Series 65 -Metropolitan Toronto Planning Department Library collection of Alexandra Studio photographs

Aerial view of the area surrounding the Palace Pier in 1958. The pier is in the bottom left-hand corner of the photo, on the west bank of the Humber River. The widened Lakeshore Road is to the north of the pier, the Gardiner Expressway to the north of it. Toronto Archives, S 0065, File 0047, Id. 0011.

              TRL,  1963  tspa_0000344f[1]

The Palace Pier after being ravaged by fire in January 1963. Photo from the Toronto Star, Baldwin Collection, Toronto Public Library tspt 000344f. 

To view the Home Page for this blog: https://tayloronhistory.wordpress.com/

A link to view posts that explore Toronto’s Heritage Buildings:

https://tayloronhistory.wordpress.com/2014/01/02/canadas-cultural-scenetorontos-architectural-heritage/

A link to view previous posts about the movie houses of Toronto—historic and modern.

https://tayloronhistory.wordpress.com/2013/10/09/links-to-toronto-old-movie-housestayloronhistory-com/

The publication entitled, “Toronto’s Theatres and the Golden Age of the Silver Screen,” was written by the author of this blog. It explores 50 of Toronto’s old theatres and contains over 80 archival photographs of the facades, marquees and interiors of the theatres. It relates anecdotes and stories by the author and others who experienced these grand old movie houses.  

                          cid_E474E4F9-11FC-42C9-AAAD-1B66D852[2]

   To place an order for this book:

https://www.historypress.net/catalogue/bookstore/books/Toronto-Theatres-and-the-Golden-Age-of-the-Silver-Screen/9781626194502 .

Book also available in Chapter/Indigo, the Bell Lightbox Book Shop, and by phoning University of Toronto Press, Distribution: 416-667-7791 (ISBN 978.1.62619.450.2)

Another book, published by Dundurn Press, containing 80 of Toronto’s old movie theatres will be released in the spring of 2016. It is entitled, “Toronto’s Movie Theatres of Yesteryear—Brought Back to Thrill You Again.” It contains over 125 archival photographs.

A second publication, “Toronto Then and Now,” published by Pavilion Press (London, England) explores 75 of the city’s heritage sites. This book will also be released in the spring of 2016.

 

 

 

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Toronto’s greatest lost mansion—Cawthra House

1897,  pictures-r-2138[1]

The Cawthra House in 1897, on the northeast corner of King and Bay Streets. The view depicts the west facade on Bay Street. Photo from Toronto Public Library, r-2138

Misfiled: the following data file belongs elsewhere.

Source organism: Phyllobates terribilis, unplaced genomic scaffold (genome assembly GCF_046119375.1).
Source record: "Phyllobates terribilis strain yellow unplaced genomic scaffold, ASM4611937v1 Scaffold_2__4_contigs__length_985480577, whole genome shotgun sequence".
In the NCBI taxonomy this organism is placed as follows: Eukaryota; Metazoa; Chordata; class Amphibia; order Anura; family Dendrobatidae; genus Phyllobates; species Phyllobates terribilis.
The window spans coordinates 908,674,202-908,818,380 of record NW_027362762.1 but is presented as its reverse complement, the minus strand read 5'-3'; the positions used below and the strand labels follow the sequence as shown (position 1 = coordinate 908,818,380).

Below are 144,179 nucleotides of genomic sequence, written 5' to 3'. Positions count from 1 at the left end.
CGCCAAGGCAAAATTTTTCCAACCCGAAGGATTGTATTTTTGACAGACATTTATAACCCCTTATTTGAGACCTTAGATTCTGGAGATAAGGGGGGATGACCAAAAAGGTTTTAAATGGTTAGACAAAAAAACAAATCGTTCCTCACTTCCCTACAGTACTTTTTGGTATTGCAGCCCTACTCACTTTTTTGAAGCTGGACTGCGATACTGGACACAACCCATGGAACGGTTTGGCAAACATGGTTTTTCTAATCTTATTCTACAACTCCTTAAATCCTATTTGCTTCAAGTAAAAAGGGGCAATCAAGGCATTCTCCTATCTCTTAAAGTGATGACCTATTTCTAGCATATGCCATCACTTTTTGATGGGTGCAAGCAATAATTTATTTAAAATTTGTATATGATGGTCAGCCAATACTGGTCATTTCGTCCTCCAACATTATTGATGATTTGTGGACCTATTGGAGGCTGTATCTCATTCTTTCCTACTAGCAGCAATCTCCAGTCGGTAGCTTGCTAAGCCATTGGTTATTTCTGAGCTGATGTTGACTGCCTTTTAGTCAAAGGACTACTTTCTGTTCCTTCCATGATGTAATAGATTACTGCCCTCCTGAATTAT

The Cawthra Family immigrated from from Geysley, Yorkshire, England and arrived in Upper Canada (Ontario) in 1803. They lived in a brick house on the northwest corner of King and Caroline (Sherbourne) Streets. The following year Joseph Cawthra, head of the family, was granted land in Port Credit, but remained there only until 1806, when he relocated to York (Toronto) the provincial capital. He had once aspired to be a doctor, and because of his interest in medicines, he established an apothecary shop that he expanded into a general store. It is reputed to be the first store of its type established in York (Toronto).

When the War of 1812 was declared, he sold medical supplies to the British army and amassed a considerable fortune, which he invested in acquiring properties in York. Joseph’s son, William, inherited the business when his father died in 1842. He closed the shop and concentrated on developing the plots of land in downtown Toronto that had been part of his inheritance. He lived in a brick cottage near Bloor and Jarvis Streets, which at the time was outside the city, in the village of Yorkville.

In 1849, William married  Sarah Crowther, seventeen years younger than he was. She considered Yorkville too far north of the city, and urged William to build a home near the commercial heart of downtown Toronto. She wanted a grand mansion that would be their home, and contain an office where her husband could conduct his business transactions.

In 1851, William purchased a lot on the northeast corner of King Street and Bay Streets. It possessed 56’ on King Street and extended 146’ north on Bay Street. William was aware that the area west of Yonge Street was developing commercially and that his new house would increase greatly in value. Construction began in 1851, but was not completed until 1853.

Though Cawthra was thrifty by nature, he acceded to his wife’s wishes and built a residence that reflected his wealth and prominence within the city. Twice he had been elected an alderman on City Council and had also served on the Board of Trustees for the Common Schools. To design his home, he selected an aspiring architect, Joseph Sheard, who at the time was earning his living mostly as a carpenter. However, the structure was completed by a younger partner in the firm, William Irving.

The home was in the Greek Revival style, the walls constructed of large blocks of light-coloured Ohio sandstone, fitted together to form smooth facades. The frame and roof of the house were of hand-hewn-timbers, held together with wooden pegs. The windows and main doorway on Bay Street were surrounded by carved detailing that was richly ornate. The heavy cornice above the second storey protruded over the street, created a solid and impressive appearance. The triangular pediment above the cornice added to its resemblance to a Greek temple, with both the cornice and pediment displaying large dentils. These were designs from ancient Greece that were highly popular throughout most of the 19th century. The facades on King and also on Bay were divided into three sections by pilasters (three-sided columns), topped with Corinthian capitals. 

The house was essentially rectangular, with a service wing extending on the north side where the brick stable was  located. The mansion was surrounded by a high brick wall. William Cawthra lived in his sumptuous residence until he passed away in 1880. Despite it being one of Toronto’s grandest mansions, no photographs survive of its interior. There is an unconfirmed story that the front door of the house possessed a gold doorknob, that the butler removed each night before dark to prevent it being stolen.